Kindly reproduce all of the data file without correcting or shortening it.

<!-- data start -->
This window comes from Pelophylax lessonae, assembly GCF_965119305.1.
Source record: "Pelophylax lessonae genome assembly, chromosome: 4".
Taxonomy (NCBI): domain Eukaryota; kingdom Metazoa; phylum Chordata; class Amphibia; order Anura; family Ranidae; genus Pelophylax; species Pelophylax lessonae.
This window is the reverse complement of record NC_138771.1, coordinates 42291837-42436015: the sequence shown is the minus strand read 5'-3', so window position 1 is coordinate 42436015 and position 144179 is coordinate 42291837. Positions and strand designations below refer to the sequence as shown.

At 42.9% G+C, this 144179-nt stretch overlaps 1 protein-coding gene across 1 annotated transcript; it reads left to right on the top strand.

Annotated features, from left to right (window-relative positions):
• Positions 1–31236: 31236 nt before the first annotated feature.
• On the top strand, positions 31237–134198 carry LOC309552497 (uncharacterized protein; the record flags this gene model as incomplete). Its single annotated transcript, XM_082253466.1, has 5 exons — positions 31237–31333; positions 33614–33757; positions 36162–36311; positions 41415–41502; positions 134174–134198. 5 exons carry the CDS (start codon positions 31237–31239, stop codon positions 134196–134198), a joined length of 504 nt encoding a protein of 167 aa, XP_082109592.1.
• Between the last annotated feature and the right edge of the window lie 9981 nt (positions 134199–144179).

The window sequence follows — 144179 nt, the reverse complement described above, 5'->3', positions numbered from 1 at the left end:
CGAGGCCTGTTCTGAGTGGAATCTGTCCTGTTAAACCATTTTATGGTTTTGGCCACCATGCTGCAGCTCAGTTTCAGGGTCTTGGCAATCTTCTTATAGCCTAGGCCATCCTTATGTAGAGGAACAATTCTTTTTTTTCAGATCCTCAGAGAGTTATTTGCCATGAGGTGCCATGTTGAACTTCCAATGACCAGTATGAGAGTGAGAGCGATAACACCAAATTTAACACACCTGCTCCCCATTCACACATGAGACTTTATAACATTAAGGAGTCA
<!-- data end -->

This window comes from Pelophylax lessonae, assembly GCF_965119305.1.
Source record: "Pelophylax lessonae genome assembly, chromosome: 4".
Taxonomy (NCBI): domain Eukaryota; kingdom Metazoa; phylum Chordata; class Amphibia; order Anura; family Ranidae; genus Pelophylax; species Pelophylax lessonae.
This window is the reverse complement of record NC_138771.1, coordinates 42291837-42436015: the sequence shown is the minus strand read 5'-3', so window position 1 is coordinate 42436015 and position 144179 is coordinate 42291837. Positions and strand designations below refer to the sequence as shown.

At 42.9% G+C, this 144179-nt stretch overlaps 1 protein-coding gene across 1 annotated transcript; it reads left to right on the top strand.

Annotated features, from left to right (window-relative positions):
• Positions 1–31236: 31236 nt before the first annotated feature.
• On the top strand, positions 31237–134198 carry LOC309552497 (uncharacterized protein; the record flags this gene model as incomplete). Its single annotated transcript, XM_082253466.1, has 5 exons — positions 31237–31333; positions 33614–33757; positions 36162–36311; positions 41415–41502; positions 134174–134198. 5 exons carry the CDS (start codon positions 31237–31239, stop codon positions 134196–134198), a joined length of 504 nt encoding a protein of 167 aa, XP_082109592.1.
• Between the last annotated feature and the right edge of the window lie 9981 nt (positions 134199–144179).

The window sequence follows — 144179 nt, the reverse complement described above, 5'->3', positions numbered from 1 at the left end:
CGAGGCCTGTTCTGAGTGGAATCTGTCCTGTTAAACCATTTTATGGTTTTGGCCACCATGCTGCAGCTCAGTTTCAGGGTCTTGGCAATCTTCTTATAGCCTAGGCCATCCTTATGTAGAGGAACAATTCTTTTTTTTCAGATCCTCAGAGAGTTATTTGCCATGAGGTGCCATGTTGAACTTCCAATGACCAGTATGAGAGTGAGAGCGATAACACCAAATTTAACACACCTGCTCCCCATTCACACATGAGACTTTATAACATTAAGGAGTCA